Have you ever been stuck in a situation where a recipe calls for just egg whites or just yolks? Sure, we all love a delicious melt-in-your-mouth meringue and a piece of decadent chiffon cake, but sometimes we don’t have all the ingredients required for both, or that we just don’t have the time. So what happens to all the precious leftover yolks and egg whites?

We’re talking about leftover yolks and egg whites–many recipes can require a lot of one or the other–so we definitely don’t want any to go to waste. You can try and keep them in the fridge, but how many times have you left them there until they’ve gone bad? The best way to preserve these leftovers is to freeze them. But don’t pop them in the freezer as they just yet. There’s actually a proper way to freezing yolks and egg whites, and thawing them.

The correct method of freezing yolks and egg whites.

How to freeze and thaw egg whites.

Egg whites are the easier one of the two. You can freeze egg whites as they are, but as some recipes may indicate a certain number of egg whites and not cups, it might be helpful to freeze them in an ice cube tray. When you’re ready to use them, allow them to completely thaw in the refrigerator. They won’t foam as well as their pre-frozen form, but allow them to set at room temperature for half an hour after thawing, and they’ll beat to their maximum volume.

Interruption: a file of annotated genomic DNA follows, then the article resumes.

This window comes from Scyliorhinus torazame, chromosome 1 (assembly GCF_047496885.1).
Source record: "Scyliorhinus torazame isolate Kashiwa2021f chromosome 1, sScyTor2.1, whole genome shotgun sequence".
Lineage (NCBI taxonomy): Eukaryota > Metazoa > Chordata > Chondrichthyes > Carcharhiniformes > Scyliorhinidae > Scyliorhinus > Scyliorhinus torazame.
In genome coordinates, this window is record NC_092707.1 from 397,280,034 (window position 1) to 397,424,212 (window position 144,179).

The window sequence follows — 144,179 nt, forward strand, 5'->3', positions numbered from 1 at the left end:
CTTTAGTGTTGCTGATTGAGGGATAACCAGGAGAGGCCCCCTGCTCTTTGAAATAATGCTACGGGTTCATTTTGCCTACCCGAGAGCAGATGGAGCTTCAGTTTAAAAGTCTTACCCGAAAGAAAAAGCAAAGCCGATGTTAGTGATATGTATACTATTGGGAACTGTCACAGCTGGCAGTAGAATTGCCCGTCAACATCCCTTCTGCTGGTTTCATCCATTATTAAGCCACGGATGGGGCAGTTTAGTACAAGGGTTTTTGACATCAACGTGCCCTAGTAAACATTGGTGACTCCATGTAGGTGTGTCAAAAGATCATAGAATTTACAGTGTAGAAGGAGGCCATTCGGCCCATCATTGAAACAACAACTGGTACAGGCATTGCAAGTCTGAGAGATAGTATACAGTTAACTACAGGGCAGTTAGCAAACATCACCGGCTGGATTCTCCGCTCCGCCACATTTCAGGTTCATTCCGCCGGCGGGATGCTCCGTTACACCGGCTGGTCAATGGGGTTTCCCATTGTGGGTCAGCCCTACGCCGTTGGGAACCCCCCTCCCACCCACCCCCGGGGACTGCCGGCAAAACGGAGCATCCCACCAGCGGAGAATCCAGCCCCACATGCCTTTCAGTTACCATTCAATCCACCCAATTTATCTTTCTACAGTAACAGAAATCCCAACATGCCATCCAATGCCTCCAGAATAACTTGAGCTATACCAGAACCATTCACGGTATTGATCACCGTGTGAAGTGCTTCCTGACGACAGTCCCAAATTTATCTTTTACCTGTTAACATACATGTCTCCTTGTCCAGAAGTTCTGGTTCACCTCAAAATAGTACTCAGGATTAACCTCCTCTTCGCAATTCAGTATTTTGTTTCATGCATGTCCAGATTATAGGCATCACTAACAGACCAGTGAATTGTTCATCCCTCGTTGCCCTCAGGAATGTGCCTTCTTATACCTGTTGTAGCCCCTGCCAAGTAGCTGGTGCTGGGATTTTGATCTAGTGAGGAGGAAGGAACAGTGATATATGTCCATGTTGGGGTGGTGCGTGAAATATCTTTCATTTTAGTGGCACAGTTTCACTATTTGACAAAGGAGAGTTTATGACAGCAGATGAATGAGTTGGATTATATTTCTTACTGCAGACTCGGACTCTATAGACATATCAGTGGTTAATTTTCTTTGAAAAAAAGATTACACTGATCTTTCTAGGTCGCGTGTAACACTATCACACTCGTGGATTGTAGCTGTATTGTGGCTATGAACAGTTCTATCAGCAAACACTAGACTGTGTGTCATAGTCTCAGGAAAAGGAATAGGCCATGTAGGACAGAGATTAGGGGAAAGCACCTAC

How to freeze and thaw yolks.

Freezing yolks require a couple more steps and a little whisk work, but it’s still quick and easy. The best trick to salvaging leftover yolks is to whisk it with salt or sugar. Because yolks tend to gel together and form a paste-like consistency, salt and sugar can keep the proteins from thickening up. For four eggs, whisk in a pinch of salt, or 3/4 tsp sugar and store them in an ice cube tray for easy access. Consider the amounts of salt and sugar your next recipe might require when whisking them into the yolks!

And those are your easy and foolproof ways to freezing yolks and egg whites. You won’t have to waste them more! Do recipes that call for just yolks or just egg whites give you trouble? Share with us your best ways for not letting them go to waste.

Daniel is a Digital Marketing and Content Strategist at SPUD. He graduated from UBC with a degree in English and International Relations with a focus on environmental topics. A wordsmith by day and a bookman by night, he's a self-proclaimed gastronomic snob, a buck-a-shuck addict, a sub-par skier, and a devoted kingsguard of the oxford comma. He also frequents the dog park with a schnauzer named Duke. | Instagram: @dannnyellow

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